There is one non-randomized pharmacological intervention which provides limited additional insight into the utility of sulfonylureas. Ratzmann et al. assigned 27 subjects to the sulfonylurea glibeclamide and diet (n = 27, 2 mg/day) or diet alone (n = 18) in a non-randomized two-year study201. The diet included 30% dietary fat, and limited energy intake only slightly.
At 1 and 2 years, no weight loss occurred in either group. In the analysis, they stratified subjects by level of insulin response to an IVGTT. However, no real differences were seen across these groups. There was a small improvement in glucose tolerance in the low insulin responders, but no changes in fasting or 2 h glucose levels at two years. This study did not find a beneficial effect of sulfonylurea on insulin secretion or glucose tolerance, though the study groups were small. Without randomization or adjustment for baseline differences between groups, it appears that this study, like others conducted in the same period187,195,202, provides limited evidence of benefit for sulfonylureas in prevention or improvement of glucose tolerance. One study which used chlorpropamide did not use controls203 and is not included.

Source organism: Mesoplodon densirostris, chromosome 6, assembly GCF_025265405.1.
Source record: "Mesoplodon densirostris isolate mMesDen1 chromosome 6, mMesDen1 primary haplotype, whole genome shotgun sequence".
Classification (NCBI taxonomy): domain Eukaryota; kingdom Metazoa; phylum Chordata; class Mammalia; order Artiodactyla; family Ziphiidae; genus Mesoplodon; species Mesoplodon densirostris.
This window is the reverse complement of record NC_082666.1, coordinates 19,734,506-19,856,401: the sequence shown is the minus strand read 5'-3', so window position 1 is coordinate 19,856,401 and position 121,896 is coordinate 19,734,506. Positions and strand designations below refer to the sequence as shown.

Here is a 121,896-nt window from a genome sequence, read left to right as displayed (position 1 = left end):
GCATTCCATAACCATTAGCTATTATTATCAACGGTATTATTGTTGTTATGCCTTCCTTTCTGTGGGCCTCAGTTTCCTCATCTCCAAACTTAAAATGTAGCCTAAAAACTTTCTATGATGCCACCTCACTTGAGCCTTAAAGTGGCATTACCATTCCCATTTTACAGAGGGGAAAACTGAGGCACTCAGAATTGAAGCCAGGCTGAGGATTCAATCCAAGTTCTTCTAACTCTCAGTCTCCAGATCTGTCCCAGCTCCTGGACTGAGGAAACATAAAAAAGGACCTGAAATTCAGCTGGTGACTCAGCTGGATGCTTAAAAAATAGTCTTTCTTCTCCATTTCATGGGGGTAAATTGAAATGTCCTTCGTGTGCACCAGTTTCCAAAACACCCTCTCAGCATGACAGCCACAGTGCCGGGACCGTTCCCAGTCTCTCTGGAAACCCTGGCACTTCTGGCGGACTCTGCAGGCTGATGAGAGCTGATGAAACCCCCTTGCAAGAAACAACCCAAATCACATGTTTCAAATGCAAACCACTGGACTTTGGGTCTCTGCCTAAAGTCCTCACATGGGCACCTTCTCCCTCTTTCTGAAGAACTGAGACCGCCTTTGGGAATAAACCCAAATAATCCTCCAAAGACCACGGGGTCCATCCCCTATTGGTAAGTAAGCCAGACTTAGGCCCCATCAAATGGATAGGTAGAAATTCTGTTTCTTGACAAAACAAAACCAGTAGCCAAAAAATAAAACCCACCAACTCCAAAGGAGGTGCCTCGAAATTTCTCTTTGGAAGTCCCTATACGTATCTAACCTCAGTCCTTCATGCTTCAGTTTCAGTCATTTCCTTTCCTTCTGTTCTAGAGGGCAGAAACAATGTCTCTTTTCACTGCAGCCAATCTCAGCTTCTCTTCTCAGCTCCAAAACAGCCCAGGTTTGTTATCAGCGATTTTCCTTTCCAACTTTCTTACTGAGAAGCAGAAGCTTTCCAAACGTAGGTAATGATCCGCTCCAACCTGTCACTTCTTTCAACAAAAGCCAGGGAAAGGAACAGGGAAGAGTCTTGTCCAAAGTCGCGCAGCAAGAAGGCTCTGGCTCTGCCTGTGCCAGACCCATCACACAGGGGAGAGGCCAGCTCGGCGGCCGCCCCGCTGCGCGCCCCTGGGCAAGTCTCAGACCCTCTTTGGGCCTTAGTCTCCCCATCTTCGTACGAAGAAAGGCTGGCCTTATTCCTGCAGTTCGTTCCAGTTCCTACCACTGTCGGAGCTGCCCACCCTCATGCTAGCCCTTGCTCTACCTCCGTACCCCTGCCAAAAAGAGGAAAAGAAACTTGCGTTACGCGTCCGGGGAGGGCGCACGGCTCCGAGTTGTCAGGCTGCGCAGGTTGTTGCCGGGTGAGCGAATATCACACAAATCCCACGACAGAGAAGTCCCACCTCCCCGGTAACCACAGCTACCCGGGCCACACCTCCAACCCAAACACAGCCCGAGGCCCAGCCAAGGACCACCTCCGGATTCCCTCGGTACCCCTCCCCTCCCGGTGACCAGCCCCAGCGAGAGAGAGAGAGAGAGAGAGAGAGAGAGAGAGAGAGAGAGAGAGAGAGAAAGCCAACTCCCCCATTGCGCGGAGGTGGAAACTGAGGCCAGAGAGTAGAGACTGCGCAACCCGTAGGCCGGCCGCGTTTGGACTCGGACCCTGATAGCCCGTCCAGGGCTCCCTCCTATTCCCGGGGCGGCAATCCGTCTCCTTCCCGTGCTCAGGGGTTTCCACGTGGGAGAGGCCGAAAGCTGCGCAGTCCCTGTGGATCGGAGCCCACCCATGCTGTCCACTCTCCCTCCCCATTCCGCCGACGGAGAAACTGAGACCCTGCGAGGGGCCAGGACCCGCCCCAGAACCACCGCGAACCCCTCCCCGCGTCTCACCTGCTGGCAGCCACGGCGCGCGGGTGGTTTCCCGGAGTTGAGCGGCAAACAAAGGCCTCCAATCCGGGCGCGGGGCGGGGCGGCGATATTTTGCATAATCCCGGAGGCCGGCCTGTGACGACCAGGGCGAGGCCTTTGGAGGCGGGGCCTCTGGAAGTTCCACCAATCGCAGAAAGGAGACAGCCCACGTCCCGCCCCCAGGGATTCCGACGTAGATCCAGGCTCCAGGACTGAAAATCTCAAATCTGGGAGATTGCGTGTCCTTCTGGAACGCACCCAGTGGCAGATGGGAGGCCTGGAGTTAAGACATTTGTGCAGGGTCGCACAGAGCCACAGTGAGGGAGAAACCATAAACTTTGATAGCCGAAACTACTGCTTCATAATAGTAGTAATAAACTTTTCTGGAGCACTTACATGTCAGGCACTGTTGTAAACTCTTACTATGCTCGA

These studies using tolbutamide suffer from a number of methodological weaknesses. However, there are four studies which randomized reasonably large numbers of subjects, who were followed over several years and used intention-to-treat analysis, or reported data that could be calculated this way post-hoc. The study by Feldman et al.187,188 had a substantially lower, though not significantly lower, RR of 0.16 (CI 0.02-1.54). The other widely quoted study by Sartor et al.196 also had non-significant risk reductions when analyzed by intention to treat (RR = 0.82 (CI 0.27-2.50) vs. placebo, RR = 0.73 (CI 0.25-2.14) versus diet, post-hoc analyses). The Bedford study194 was also of 10 years duration, and found no decrease in risk (OR = 1.04), which is consistent with the prior studies, given their wide confidence intervals. The six-year follow-up of the FHS-II200 does not support an effect on diabetes incidence using current fasting criteria, and the effect on 'overt diabetes' (fasting glucose >180 mg/dL, 10 mmol/L) may simply be a treatment effect of the drug. The remaining studies were essentially negative or uninformative. Thus, the current evidence does not support a consistent role for tolbutamide derivatives in the prevention of type 2 diabetes.
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Diabetes is a disease that affects the way your body uses food. Normally, your body converts sugars, starches and other foods into a form of sugar called glucose. Your body uses glucose for fuel. The cells receive the glucose through the bloodstream. They then use insulin a hormone made by the pancreas to absorb the glucose, convert it into energy, and either use it or store it for later use. Learn more...